In this paper, the process of developing and delivering an original English learning podcast, "Hiroshima University's English Podcast," is explained, especially focusing on technical details. First, the advantages of podcasts compared with other ways of delivering media are discussed. Not only can teachers let their students learn with podcasts in and outside the classroom without having to copy them into package media, but they can use a variety of podcasting materials for free and without worrying about copyright and license infringement. In addition, the potentials of RSS feeds as "pacemakers" for self-learners should be strongly considered. In short, podcasting can be used in university language education as a supplement to its limited class hours without costs and efforts. The survey conducted in Enokida (2008) showed, however, that despite its high potential as a learning tool, very few students as well as teachers use podcasting for self-learning or course materials.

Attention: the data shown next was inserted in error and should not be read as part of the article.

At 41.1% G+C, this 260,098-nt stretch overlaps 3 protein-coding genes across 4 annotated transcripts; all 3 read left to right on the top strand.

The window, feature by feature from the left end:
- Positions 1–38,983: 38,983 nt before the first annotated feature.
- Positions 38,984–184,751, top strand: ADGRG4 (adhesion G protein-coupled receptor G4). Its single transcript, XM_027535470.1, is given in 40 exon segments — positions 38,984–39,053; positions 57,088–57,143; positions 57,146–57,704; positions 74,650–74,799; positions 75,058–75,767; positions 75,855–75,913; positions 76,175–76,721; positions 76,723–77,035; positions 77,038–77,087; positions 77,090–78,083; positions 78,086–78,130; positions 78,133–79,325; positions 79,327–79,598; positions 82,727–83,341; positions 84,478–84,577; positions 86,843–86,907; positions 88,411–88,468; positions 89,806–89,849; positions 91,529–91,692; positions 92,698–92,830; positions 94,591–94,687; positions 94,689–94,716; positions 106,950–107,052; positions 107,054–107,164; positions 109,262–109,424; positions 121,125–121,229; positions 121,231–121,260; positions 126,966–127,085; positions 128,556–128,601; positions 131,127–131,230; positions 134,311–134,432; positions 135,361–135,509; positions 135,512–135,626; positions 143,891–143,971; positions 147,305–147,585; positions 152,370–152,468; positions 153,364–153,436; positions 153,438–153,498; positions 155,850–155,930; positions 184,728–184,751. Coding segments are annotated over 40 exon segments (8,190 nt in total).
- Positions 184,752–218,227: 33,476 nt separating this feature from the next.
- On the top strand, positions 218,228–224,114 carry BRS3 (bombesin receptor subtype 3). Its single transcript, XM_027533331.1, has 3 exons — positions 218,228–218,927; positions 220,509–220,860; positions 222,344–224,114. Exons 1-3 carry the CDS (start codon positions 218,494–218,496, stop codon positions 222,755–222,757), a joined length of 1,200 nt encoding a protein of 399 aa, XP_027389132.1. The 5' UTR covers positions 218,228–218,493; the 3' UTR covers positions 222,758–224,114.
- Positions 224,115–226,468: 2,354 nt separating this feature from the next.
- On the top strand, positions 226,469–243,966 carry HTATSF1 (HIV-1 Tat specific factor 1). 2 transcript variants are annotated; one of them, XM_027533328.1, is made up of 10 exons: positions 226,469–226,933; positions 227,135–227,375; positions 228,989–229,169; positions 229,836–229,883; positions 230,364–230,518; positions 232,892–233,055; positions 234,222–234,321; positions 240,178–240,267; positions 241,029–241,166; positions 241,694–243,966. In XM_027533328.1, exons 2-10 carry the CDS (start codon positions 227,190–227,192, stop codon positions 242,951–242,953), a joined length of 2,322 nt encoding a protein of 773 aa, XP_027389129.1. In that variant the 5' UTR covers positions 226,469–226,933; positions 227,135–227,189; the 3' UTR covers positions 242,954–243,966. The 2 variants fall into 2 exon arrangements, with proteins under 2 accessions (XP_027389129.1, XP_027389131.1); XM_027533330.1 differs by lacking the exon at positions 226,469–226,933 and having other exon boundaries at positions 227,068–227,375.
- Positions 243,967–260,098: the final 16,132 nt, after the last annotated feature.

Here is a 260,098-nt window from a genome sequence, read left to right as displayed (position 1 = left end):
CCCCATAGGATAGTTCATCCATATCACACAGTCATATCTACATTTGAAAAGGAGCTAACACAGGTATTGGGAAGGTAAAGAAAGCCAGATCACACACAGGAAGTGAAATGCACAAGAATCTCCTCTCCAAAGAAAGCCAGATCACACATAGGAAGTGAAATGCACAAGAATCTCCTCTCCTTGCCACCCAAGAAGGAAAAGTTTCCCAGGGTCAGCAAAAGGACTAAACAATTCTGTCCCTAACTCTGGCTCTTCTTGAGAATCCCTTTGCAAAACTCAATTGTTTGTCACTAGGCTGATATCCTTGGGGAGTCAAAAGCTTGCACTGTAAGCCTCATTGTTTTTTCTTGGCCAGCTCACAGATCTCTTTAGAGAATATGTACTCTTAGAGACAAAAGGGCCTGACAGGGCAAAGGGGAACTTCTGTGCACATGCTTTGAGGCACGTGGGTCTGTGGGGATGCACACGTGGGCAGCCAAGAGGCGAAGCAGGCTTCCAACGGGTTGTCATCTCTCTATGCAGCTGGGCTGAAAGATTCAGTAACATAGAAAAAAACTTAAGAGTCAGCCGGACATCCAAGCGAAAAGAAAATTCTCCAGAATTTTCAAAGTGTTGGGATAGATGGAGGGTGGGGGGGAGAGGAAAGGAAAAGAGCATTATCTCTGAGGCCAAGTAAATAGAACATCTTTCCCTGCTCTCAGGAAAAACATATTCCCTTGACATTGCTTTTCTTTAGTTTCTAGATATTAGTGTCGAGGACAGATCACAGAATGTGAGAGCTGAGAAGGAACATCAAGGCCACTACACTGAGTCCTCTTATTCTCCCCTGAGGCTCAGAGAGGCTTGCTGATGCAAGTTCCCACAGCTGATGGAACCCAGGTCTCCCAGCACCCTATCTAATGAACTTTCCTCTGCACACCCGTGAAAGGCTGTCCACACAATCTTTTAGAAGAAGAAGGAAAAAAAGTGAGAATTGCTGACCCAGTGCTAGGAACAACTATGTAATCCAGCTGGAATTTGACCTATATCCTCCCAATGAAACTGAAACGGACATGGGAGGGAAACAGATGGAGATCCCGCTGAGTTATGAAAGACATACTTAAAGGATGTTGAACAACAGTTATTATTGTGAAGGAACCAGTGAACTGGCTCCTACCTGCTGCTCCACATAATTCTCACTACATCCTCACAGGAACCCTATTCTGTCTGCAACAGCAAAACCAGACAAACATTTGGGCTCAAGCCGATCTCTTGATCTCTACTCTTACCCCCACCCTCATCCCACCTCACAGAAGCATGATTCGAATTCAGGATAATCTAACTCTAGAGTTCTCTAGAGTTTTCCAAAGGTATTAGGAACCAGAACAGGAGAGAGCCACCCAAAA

Considering the status quo mentioned above, I have set the following four goals for our podcasting project: to develop original materials which fit the students' needs and abilities, to deliver them on line so that they can be available in wired and mobile situations, to encourage students to learn with podcasts, and to try using them in classrooms to see if podcasting helps students improve their English abilities and learning habits. Since this paper concentrates on the first two goals, detailed information is given on how a podcasting program was planned, recorded, edited, and put onto the web server. Materials recorded in an analogue studio were digitized with a digital recorder. GarageBand, produced by Apple for MacOSX, and cross-platform Audacity were useful in editing digital audio files, enhancing the speech volumes and adding background music, jingles, and sound effects. Nucleus, a freeware CMS program, was used to provide podcasting services; it made it easy to generate not only beautiful web pages but also an RSS feed for iTunes. The podcasts are now open to the public and can be found at iTunes Store. The paper concludes that the first two goals are being achieved, and finds that podcasting materials can be created at low costs thanks to the freeware programs.